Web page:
“I live 60 minutes away,” Jason said. “Every time I come here I ask myself why I don’t come here more often. It’s beautiful.”

The Monument’s annual event is always a free weekend, and the staff works to ensure new performers and demonstrations are added every year. Heritage Days 2016 featured a multitude of ancient technology demonstrations and the Kennedy Johnson San Carlos Warrior Group. The San Carlos dancers are a youth group that perform throughout Arizona at special events.

However, one performer has become synonymous with Heritage Days as frequent visitors have become accustomed to hearing the sound of his flute reverberate throughout the Monument. Robert Wilson Jr. attended the event as a performer for the tenth straight year. Wilson, from San Carlos, Arizona, said he began playing at 9 years old when he was given a Navajo flute.

“I’m 23 years old, so I guess I’ve been playing for 14 years,” Wilson said. “I like playing here on Heritage Days. This year it seemed like there were more people. I enjoy sitting down and having conversations with people as they visit the Monument. I also love how my flute echoes throughout the Monument.”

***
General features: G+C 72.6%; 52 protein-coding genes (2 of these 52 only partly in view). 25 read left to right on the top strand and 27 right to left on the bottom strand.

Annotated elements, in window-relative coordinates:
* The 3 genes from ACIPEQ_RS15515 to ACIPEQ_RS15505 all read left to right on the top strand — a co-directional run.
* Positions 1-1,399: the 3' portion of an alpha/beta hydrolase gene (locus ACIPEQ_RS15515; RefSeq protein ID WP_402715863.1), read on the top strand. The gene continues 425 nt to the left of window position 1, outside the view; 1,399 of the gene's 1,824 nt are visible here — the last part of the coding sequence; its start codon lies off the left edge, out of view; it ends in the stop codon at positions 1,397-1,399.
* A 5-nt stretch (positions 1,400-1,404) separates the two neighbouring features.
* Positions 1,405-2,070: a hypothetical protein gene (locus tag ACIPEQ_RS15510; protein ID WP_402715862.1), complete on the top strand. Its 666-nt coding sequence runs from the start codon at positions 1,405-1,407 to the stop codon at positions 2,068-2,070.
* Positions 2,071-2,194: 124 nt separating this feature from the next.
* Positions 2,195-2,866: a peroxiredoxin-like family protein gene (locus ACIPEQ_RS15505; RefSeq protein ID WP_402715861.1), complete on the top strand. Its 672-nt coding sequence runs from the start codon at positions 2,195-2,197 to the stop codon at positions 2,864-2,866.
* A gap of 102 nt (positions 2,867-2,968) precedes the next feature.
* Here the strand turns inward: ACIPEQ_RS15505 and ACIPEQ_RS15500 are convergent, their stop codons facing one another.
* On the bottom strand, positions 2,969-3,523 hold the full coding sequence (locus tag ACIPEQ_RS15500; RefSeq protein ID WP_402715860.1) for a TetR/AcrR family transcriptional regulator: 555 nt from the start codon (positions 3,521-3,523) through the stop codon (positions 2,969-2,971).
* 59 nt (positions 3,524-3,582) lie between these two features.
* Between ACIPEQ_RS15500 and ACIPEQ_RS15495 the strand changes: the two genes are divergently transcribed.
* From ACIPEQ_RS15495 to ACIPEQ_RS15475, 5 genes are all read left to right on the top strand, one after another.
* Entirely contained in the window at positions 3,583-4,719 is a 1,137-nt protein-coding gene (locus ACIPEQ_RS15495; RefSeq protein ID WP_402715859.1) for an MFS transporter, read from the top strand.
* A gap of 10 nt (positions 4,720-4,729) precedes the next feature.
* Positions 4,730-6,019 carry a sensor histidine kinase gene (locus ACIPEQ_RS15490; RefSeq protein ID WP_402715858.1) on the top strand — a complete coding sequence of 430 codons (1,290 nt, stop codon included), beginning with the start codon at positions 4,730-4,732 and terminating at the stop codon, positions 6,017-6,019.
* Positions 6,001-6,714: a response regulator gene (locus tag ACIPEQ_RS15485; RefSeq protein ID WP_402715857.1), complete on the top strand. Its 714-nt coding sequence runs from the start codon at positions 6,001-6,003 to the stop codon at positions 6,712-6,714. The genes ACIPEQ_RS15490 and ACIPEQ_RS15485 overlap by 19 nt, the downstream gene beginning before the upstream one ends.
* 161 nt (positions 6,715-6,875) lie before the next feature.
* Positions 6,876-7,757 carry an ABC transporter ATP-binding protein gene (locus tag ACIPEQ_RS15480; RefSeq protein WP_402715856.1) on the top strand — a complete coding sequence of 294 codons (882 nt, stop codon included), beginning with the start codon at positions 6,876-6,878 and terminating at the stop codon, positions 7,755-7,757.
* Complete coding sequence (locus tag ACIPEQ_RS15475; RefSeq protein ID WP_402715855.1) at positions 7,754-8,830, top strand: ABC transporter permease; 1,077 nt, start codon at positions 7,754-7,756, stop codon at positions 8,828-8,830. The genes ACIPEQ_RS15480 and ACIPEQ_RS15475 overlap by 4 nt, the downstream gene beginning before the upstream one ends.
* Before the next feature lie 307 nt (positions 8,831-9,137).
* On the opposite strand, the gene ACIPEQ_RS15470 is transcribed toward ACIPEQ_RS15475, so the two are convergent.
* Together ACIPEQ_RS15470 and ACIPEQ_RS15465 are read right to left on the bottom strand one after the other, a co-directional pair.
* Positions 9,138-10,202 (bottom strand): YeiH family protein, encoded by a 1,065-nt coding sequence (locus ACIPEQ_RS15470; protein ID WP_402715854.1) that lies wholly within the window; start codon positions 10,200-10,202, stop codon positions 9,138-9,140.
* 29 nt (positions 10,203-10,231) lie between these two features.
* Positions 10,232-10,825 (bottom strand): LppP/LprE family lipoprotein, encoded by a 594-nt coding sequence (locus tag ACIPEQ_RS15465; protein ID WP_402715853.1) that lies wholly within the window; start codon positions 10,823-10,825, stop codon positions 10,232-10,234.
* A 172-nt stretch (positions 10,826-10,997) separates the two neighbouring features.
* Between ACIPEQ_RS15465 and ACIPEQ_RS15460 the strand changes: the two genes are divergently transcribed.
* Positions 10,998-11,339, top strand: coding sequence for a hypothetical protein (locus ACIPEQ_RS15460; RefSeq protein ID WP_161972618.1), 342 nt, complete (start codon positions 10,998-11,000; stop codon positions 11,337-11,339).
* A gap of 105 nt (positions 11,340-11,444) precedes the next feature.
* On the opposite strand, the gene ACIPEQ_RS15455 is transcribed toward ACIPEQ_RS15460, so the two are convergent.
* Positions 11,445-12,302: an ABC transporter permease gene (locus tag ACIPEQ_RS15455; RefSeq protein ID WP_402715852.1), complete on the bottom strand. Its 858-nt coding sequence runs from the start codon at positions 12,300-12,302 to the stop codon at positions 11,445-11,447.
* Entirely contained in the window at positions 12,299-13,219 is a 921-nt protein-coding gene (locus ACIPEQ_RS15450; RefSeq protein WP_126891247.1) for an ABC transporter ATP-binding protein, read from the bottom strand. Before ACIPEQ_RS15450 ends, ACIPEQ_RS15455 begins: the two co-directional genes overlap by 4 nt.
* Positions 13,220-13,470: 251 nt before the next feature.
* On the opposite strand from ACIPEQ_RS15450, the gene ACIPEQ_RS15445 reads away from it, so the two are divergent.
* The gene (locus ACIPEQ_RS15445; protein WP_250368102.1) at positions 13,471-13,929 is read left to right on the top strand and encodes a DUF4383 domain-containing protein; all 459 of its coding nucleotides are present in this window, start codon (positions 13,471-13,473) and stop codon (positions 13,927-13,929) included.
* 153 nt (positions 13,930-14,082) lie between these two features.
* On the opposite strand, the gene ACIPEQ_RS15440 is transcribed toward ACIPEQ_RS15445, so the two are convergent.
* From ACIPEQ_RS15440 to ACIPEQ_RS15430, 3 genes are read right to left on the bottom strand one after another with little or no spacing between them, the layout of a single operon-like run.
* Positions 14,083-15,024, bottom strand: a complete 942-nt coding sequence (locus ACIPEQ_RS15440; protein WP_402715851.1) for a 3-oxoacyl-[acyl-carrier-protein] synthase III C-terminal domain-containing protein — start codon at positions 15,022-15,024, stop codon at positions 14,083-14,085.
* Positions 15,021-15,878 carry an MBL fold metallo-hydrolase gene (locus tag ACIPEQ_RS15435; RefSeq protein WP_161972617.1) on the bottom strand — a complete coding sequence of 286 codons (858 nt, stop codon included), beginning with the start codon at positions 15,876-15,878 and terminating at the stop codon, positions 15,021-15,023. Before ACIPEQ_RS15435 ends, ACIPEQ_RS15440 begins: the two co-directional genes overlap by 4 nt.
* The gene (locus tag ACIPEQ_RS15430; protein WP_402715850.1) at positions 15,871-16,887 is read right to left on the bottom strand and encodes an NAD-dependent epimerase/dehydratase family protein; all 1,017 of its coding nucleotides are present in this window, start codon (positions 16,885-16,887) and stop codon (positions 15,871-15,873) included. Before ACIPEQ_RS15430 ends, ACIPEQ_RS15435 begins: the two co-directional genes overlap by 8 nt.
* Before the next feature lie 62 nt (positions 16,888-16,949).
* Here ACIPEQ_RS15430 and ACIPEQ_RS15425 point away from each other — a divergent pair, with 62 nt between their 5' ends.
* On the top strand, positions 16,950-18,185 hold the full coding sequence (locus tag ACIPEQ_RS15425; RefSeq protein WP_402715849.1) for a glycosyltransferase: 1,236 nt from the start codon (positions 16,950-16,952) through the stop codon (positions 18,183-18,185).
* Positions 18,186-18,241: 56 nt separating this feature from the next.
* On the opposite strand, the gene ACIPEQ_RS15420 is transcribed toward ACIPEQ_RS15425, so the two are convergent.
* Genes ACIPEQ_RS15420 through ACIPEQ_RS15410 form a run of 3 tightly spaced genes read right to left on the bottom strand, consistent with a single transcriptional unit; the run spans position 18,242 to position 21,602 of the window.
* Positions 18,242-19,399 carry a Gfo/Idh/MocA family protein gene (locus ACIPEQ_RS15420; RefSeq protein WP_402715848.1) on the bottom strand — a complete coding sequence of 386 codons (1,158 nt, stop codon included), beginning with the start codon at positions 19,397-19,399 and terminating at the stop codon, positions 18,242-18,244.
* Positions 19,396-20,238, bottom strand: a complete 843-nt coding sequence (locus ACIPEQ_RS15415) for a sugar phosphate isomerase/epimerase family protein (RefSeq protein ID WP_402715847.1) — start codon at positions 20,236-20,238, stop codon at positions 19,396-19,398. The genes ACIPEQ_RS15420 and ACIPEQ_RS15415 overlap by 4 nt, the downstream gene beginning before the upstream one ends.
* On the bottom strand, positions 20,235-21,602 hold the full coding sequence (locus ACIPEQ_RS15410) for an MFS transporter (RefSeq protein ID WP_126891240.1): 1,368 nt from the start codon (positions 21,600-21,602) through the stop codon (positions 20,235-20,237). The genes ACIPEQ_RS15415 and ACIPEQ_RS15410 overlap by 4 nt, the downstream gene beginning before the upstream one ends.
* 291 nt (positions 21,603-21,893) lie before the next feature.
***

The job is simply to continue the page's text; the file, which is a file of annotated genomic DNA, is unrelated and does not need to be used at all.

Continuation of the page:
Libby Schaaf, the Monument’s chief of interpretation, said she felt like the weekend was a success. She said she heard nothing but positive feedback from the visitors, and that, minus a few bumps and scraps, people were able to enjoy the Monument safely. Schaaf also noted that a fee free event and good weather tends to put a smile on most people’s faces.

“The visitors I interacted with had smiles on their faces and nothing but compliments about the Monument and staff,” Hubbard said. “Our staff, and volunteers from NPS units throughout Arizona, came together and successfully hosted another Heritage Days. The Monument staff cares for two ancient cliff dwellings and the surrounding Upper Sonoran Desert that are significant cultural and natural resources, but this weekend proved that the people who staff the Monument are one of our most valuable resources. We have one of the highest visitor satisfaction ratings of any national park unit, but this wouldn’t be possible without their daily dedication and professionalism,”